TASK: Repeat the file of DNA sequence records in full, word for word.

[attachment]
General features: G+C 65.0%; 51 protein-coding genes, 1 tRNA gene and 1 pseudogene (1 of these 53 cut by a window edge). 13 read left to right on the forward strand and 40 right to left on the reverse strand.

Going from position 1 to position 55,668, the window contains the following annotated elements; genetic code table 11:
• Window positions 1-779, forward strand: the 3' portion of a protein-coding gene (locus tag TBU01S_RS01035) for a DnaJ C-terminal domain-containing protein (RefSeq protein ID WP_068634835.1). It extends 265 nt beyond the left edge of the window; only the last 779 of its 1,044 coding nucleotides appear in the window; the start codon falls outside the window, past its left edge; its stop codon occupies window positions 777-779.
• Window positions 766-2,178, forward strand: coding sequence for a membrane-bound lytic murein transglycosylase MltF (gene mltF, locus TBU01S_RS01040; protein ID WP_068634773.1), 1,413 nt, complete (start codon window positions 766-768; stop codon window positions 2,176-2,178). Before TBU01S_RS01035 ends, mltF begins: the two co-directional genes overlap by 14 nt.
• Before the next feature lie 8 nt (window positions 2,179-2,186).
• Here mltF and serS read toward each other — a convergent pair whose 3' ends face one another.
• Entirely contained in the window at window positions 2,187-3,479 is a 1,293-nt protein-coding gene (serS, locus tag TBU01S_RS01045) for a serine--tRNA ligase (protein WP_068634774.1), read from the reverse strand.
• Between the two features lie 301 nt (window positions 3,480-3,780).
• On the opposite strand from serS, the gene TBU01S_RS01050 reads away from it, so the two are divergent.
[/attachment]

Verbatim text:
General features: G+C 65.0%; 51 protein-coding genes, 1 tRNA gene and 1 pseudogene (1 of these 53 cut by a window edge). 13 read left to right on the forward strand and 40 right to left on the reverse strand.

Going from position 1 to position 55,668, the window contains the following annotated elements; genetic code table 11:
• Window positions 1-779, forward strand: the 3' portion of a protein-coding gene (locus tag TBU01S_RS01035) for a DnaJ C-terminal domain-containing protein (RefSeq protein ID WP_068634835.1). It extends 265 nt beyond the left edge of the window; only the last 779 of its 1,044 coding nucleotides appear in the window; the start codon falls outside the window, past its left edge; its stop codon occupies window positions 777-779.
• Window positions 766-2,178, forward strand: coding sequence for a membrane-bound lytic murein transglycosylase MltF (gene mltF, locus TBU01S_RS01040; protein ID WP_068634773.1), 1,413 nt, complete (start codon window positions 766-768; stop codon window positions 2,176-2,178). Before TBU01S_RS01035 ends, mltF begins: the two co-directional genes overlap by 14 nt.
• Before the next feature lie 8 nt (window positions 2,179-2,186).
• Here mltF and serS read toward each other — a convergent pair whose 3' ends face one another.
• Entirely contained in the window at window positions 2,187-3,479 is a 1,293-nt protein-coding gene (serS, locus tag TBU01S_RS01045) for a serine--tRNA ligase (protein WP_068634774.1), read from the reverse strand.
• Between the two features lie 301 nt (window positions 3,480-3,780).
• On the opposite strand from serS, the gene TBU01S_RS01050 reads away from it, so the two are divergent.